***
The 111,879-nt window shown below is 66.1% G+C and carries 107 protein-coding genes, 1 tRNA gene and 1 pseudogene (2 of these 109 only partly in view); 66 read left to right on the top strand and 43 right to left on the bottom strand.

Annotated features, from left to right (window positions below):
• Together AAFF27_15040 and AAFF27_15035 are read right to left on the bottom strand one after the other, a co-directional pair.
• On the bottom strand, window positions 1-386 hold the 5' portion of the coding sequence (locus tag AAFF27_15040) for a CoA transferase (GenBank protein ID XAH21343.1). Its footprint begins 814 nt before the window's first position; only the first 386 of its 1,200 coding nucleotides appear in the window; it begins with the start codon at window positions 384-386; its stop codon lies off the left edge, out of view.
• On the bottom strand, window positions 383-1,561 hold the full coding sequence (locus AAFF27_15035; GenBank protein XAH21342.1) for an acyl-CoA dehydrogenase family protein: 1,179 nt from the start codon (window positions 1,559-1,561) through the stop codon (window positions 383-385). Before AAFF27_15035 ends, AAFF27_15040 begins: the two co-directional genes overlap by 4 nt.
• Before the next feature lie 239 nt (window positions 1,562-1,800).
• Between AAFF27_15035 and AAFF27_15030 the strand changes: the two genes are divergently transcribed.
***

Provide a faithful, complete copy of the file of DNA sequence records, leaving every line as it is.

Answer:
The 111,879-nt window shown below is 66.1% G+C and carries 107 protein-coding genes, 1 tRNA gene and 1 pseudogene (2 of these 109 only partly in view); 66 read left to right on the top strand and 43 right to left on the bottom strand.

Annotated features, from left to right (window positions below):
• Together AAFF27_15040 and AAFF27_15035 are read right to left on the bottom strand one after the other, a co-directional pair.
• On the bottom strand, window positions 1-386 hold the 5' portion of the coding sequence (locus tag AAFF27_15040) for a CoA transferase (GenBank protein ID XAH21343.1). Its footprint begins 814 nt before the window's first position; only the first 386 of its 1,200 coding nucleotides appear in the window; it begins with the start codon at window positions 384-386; its stop codon lies off the left edge, out of view.
• On the bottom strand, window positions 383-1,561 hold the full coding sequence (locus AAFF27_15035; GenBank protein XAH21342.1) for an acyl-CoA dehydrogenase family protein: 1,179 nt from the start codon (window positions 1,559-1,561) through the stop codon (window positions 383-385). Before AAFF27_15035 ends, AAFF27_15040 begins: the two co-directional genes overlap by 4 nt.
• Before the next feature lie 239 nt (window positions 1,562-1,800).
• Between AAFF27_15035 and AAFF27_15030 the strand changes: the two genes are divergently transcribed.